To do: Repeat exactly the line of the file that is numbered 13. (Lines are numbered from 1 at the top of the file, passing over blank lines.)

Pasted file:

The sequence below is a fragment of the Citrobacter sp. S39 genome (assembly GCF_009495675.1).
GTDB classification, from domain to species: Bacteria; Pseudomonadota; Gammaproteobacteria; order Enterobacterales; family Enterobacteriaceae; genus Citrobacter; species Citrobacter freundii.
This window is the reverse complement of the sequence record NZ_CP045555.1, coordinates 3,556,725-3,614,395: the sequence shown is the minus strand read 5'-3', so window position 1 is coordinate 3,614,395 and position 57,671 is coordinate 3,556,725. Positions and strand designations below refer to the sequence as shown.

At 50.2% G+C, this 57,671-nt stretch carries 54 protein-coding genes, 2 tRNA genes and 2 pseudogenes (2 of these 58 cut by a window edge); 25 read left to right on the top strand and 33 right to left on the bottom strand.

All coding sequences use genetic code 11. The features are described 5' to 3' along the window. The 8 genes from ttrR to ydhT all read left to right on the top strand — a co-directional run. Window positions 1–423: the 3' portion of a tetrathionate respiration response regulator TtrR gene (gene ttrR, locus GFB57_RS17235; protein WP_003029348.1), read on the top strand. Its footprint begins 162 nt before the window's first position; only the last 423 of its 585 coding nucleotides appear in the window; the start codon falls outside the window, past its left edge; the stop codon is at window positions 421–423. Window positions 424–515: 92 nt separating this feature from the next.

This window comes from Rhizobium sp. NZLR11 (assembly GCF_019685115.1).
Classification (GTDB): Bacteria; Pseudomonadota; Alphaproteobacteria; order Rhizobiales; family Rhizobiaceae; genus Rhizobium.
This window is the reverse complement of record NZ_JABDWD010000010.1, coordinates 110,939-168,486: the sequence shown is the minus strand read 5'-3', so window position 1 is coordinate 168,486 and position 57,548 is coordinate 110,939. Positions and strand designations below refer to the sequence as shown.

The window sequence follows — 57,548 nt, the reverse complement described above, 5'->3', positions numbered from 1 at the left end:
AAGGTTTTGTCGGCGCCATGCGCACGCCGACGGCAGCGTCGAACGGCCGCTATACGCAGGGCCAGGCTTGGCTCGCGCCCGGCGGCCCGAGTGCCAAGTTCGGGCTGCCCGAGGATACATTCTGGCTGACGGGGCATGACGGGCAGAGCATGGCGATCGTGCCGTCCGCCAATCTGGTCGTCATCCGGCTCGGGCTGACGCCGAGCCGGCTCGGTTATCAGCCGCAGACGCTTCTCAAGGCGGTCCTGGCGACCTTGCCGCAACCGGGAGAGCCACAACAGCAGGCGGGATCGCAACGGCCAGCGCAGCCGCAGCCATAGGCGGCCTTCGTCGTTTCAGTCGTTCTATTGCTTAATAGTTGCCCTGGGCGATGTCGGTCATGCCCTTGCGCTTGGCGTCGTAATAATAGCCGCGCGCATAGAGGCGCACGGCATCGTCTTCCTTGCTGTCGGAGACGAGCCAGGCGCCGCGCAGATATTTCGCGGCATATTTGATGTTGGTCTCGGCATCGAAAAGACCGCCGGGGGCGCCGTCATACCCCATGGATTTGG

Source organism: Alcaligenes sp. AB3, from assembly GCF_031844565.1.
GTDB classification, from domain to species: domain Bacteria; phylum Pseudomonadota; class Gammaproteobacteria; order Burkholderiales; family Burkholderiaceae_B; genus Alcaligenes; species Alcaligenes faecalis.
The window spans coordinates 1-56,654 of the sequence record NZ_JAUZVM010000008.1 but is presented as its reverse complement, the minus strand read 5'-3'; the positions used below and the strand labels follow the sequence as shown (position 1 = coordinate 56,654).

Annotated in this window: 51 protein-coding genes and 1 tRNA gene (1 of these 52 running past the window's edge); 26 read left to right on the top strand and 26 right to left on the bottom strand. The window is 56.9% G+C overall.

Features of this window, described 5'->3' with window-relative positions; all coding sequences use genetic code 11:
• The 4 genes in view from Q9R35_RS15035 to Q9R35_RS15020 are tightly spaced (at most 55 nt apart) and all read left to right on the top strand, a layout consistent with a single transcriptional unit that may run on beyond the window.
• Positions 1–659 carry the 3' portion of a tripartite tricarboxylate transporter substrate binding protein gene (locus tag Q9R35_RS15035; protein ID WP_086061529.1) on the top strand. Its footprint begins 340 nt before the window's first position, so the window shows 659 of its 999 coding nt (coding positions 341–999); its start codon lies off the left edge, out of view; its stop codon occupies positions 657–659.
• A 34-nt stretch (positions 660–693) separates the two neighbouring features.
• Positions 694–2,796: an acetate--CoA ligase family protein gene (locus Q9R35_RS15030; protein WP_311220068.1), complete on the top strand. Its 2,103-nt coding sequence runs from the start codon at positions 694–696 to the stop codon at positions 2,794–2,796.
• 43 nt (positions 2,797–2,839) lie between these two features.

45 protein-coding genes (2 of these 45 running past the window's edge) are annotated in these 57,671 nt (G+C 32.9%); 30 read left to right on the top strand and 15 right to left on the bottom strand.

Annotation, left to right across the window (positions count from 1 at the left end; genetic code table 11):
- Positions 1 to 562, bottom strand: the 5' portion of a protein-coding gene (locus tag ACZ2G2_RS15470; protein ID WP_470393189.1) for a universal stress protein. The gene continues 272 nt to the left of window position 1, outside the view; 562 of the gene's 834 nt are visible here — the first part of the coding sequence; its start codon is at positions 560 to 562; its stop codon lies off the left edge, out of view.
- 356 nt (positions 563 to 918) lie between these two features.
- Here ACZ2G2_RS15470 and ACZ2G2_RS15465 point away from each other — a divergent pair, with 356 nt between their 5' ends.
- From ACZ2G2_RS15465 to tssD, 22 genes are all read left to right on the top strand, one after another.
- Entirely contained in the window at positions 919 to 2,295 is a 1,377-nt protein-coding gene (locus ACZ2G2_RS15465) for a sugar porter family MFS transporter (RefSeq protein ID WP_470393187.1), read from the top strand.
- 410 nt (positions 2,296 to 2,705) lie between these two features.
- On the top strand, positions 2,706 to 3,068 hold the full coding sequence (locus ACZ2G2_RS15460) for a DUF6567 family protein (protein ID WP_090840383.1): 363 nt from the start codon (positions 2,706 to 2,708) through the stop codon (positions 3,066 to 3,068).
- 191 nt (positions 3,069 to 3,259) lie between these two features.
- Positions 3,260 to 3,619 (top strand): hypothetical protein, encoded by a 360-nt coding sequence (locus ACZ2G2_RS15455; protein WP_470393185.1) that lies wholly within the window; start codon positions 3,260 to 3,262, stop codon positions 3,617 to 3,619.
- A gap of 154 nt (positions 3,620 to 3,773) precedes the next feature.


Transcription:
The window spans coordinates 1-56,654 of the sequence record NZ_JAUZVM010000008.1 but is presented as its reverse complement, the minus strand read 5'-3'; the positions used below and the strand labels follow the sequence as shown (position 1 = coordinate 56,654).